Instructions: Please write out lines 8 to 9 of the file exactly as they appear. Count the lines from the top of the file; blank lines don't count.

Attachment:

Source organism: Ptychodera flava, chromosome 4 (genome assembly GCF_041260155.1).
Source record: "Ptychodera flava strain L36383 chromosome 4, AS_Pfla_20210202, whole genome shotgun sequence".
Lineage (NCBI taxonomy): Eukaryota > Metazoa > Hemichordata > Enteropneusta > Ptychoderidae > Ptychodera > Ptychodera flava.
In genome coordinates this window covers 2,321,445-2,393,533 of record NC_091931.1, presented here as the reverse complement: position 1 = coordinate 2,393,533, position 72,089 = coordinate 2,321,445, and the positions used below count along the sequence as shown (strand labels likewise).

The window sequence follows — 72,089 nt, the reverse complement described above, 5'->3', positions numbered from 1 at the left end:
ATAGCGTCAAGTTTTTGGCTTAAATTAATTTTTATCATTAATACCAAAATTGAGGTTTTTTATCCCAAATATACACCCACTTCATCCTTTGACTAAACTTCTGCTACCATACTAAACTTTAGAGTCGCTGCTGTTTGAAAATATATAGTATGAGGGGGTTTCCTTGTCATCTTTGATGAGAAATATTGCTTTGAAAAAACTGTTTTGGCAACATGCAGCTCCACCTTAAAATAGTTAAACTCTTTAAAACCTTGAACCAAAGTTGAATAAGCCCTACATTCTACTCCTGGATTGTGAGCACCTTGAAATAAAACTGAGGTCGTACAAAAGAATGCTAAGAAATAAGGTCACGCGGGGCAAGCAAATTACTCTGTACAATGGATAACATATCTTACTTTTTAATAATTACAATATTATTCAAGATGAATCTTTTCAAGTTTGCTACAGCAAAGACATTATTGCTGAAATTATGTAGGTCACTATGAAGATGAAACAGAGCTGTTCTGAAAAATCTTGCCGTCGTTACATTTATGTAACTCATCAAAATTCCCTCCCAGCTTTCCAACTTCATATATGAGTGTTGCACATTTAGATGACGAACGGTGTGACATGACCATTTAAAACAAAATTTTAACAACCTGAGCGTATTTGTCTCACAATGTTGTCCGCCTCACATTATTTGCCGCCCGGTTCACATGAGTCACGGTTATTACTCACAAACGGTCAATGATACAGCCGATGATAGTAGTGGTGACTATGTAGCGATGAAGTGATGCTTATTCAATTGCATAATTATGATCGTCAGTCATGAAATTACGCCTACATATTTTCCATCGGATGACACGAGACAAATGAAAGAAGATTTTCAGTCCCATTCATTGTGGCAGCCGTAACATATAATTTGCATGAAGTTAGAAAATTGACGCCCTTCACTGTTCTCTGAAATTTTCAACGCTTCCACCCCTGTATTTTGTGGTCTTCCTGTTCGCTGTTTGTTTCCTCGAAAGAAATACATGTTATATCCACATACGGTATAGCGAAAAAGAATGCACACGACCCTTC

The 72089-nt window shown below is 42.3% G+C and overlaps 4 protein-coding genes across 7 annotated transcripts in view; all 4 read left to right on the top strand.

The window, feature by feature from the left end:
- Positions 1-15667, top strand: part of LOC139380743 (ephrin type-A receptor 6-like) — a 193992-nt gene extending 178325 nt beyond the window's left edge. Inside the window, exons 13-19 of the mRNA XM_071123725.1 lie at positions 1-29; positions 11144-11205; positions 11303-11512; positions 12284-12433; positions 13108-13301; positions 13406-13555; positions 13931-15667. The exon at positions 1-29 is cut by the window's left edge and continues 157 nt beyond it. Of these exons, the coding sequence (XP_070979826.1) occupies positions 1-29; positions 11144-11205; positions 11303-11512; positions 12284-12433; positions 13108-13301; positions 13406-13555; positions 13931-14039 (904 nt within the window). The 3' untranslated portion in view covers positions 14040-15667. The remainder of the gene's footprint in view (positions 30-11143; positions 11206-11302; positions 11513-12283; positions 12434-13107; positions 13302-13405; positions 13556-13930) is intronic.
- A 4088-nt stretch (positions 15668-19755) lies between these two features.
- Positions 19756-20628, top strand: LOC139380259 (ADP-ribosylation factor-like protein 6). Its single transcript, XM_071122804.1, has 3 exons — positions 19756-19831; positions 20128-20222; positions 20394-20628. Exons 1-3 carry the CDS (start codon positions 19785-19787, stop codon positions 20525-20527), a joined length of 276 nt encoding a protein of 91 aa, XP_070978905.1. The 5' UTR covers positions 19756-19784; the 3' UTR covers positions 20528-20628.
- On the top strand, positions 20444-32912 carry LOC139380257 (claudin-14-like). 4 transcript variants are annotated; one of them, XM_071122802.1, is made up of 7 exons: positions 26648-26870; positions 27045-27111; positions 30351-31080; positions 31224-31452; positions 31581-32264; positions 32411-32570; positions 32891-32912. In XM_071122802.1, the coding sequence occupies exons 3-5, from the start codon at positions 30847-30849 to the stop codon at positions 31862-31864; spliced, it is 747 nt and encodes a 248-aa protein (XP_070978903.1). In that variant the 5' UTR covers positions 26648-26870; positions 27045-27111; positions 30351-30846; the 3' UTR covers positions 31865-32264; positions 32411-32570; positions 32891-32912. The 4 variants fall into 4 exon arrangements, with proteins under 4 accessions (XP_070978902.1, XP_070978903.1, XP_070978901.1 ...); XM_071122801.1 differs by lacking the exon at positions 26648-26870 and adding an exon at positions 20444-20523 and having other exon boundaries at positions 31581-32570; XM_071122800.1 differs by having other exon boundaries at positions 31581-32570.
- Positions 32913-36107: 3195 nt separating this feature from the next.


The window, feature by feature from the left end:
- Positions 1-15667, top strand: part of LOC139380743 (ephrin type-A receptor 6-like) — a 193992-nt gene extending 178325 nt beyond the window's left edge. Inside the window, exons 13-19 of the mRNA XM_071123725.1 lie at positions 1-29; positions 11144-11205; positions 11303-11512; positions 12284-12433; positions 13108-13301; positions 13406-13555; positions 13931-15667. The exon at positions 1-29 is cut by the window's left edge and continues 157 nt beyond it. Of these exons, the coding sequence (XP_070979826.1) occupies positions 1-29; positions 11144-11205; positions 11303-11512; positions 12284-12433; positions 13108-13301; positions 13406-13555; positions 13931-14039 (904 nt within the window). The 3' untranslated portion in view covers positions 14040-15667. The remainder of the gene's footprint in view (positions 30-11143; positions 11206-11302; positions 11513-12283; positions 12434-13107; positions 13302-13405; positions 13556-13930) is intronic.